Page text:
City Attorney David Chiu

San Francisco secures court victory affirming temporary westside road closures

Decision ensures residents can continue to recreate safely at the partially-closed Great Highway, JFK Drive, and MLK Drive during the pandemic

SAN FRANCISCO (February 10, 2022) — City Attorney David Chiu, Recreation and Park Department General Manager Phil Ginsburg, and San Francisco Municipal Transportation Agency (SFMTA) Director Jeffrey Tumlin released the following statements today after a San Francisco Superior Court judge ruled that the City’s emergency, temporary closure of three roads under Park Department jurisdiction was authorized by law. The City has temporarily closed the Great Highway, John F. Kennedy (JFK) Drive, and Martin Luther King Jr. (MLK) Drive to private vehicle traffic to provide the public safe opportunities for recreation during the COVID-19 emergency.

City Attorney David Chiu
City Attorney David Chiu

The court rejected Plaintiffs’ arguments and found Plaintiffs had not met the requirements for the preliminary injunction they sought. The Court found that the City had properly exercised its authority under state and local law to temporarily close the roads. Also, the Court found that there was a high level of interest to continue using the streets for walking, rolling, hiking, and strolling during the pandemic.

“I am pleased the Court agreed that the City was well within its authority to provide residents a safe space to recreate,” said City Attorney Chiu. “Over the course of the pandemic, these spaces have become some of the most utilized, beloved recreation areas in the City.”

“One of the pandemic’s few bright spots was our City’s willingness to try out bold new ideas, such as allowing safe, healthy recreation on streets previously open to vehicles. JFK Drive and the Great Highway became respites from isolation, places to connect with each other and improve our mental and physical health,” said San Francisco Recreation and Park General Manager Phil Ginsburg. “I’m pleased these streets will continue to be a source of joy while the City continues to engage with the public on their long-term future.”

“Opening Great Highway and JFK to people has allowed thousands of San Franciscans to exercise outdoors every day, enjoy parks with their families and travel across town safely while Muni service is fully restored,” said SFMTA Director Tumlin. “We’re glad the court has supported the City’s current public engagement process which addresses safety, accessibility and traffic concerns, while expanding their benefits equitably to all San Franciscans.”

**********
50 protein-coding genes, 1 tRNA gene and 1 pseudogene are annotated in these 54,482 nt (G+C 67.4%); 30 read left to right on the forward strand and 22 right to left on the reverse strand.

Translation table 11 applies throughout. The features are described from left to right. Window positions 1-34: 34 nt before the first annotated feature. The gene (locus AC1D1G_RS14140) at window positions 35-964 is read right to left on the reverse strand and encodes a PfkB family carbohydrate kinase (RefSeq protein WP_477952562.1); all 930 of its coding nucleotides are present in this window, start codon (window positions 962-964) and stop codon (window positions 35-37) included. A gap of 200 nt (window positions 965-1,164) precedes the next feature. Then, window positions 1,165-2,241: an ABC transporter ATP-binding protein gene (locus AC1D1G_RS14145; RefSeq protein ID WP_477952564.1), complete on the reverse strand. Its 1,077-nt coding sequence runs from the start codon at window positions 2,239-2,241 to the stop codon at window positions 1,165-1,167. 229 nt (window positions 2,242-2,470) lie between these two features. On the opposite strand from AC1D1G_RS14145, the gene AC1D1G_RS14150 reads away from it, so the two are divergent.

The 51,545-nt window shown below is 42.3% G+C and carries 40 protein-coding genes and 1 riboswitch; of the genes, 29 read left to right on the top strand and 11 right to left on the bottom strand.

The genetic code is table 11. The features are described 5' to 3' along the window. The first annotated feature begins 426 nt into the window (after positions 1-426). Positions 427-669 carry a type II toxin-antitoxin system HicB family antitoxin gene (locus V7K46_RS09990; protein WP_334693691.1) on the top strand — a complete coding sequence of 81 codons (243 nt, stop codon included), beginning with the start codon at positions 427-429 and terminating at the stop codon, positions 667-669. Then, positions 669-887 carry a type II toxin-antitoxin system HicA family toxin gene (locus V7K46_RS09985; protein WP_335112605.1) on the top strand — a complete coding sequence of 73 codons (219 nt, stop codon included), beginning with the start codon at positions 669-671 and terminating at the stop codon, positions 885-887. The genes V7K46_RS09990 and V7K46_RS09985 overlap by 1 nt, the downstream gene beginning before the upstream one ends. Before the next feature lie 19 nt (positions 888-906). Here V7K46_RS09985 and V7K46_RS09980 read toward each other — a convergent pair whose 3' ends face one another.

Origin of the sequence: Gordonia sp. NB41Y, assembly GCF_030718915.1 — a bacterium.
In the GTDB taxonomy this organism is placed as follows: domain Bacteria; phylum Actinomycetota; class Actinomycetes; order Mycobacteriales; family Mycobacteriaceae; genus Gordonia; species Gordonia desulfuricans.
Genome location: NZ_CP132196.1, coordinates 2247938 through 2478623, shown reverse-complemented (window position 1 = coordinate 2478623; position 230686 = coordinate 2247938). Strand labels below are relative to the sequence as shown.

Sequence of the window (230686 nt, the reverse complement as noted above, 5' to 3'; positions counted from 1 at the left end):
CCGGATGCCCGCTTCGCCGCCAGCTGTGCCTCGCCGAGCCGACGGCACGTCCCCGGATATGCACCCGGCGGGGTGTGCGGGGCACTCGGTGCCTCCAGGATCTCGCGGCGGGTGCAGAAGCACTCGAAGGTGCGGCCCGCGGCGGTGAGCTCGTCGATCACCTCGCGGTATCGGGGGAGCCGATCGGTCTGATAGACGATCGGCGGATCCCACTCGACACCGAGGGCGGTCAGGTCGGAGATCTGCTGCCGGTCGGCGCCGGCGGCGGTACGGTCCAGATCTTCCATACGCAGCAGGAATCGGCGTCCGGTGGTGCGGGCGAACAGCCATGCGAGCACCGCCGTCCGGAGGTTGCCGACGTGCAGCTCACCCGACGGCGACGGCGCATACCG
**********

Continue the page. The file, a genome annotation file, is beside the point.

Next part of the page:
Case Background

In April 2020, the Great Highway and a portion of JFK Drive in Golden Gate Park were closed to vehicle traffic in order to reduce the spread of COVID-19, protect public safety, and give residents a safe space to recreate during the pandemic. A portion of MLK Drive in Golden Gate Park was closed to vehicle traffic in September 2020.

In addition to preventing the spread of COVID-19 and reducing pedestrian fatalities and injuries, the partial road closures turned these corridors into some of the most visited open spaces in the City. Almost seven million pedestrian and bike trips were made on car-free JFK Drive between April 2020 and September 2021, and each month, an average of 126,000 people use the Great Highway for walking, cycling, and recreating.

In August 2021, the City reopened the Great Highway to vehicle traffic on weekdays to support families getting to and from recently reopened schools.

To determine the long-term future of these spaces, the Recreation and Park Department and SFMTA have conducted a series of public meetings, surveys and tours to solicit feedback and gather information on the impacts of various potential options. The San Francisco Board of Supervisors is expected to consider the permanent status of these spaces in the near future.

Despite the partial reopening of the Great Highway and the public meetings currently considering the long-term future of these spaces, the Plaintiffs filed suit in December 2021 challenging the City’s authority to close the roads to private vehicles. The Court did not find merit in their claims and rejected their motion for a preliminary injunction.

The ruling can be found here. The case is Open the Great Highway Alliance v. Philip Ginsburg, San Francisco Superior Court, CPF-21-517641.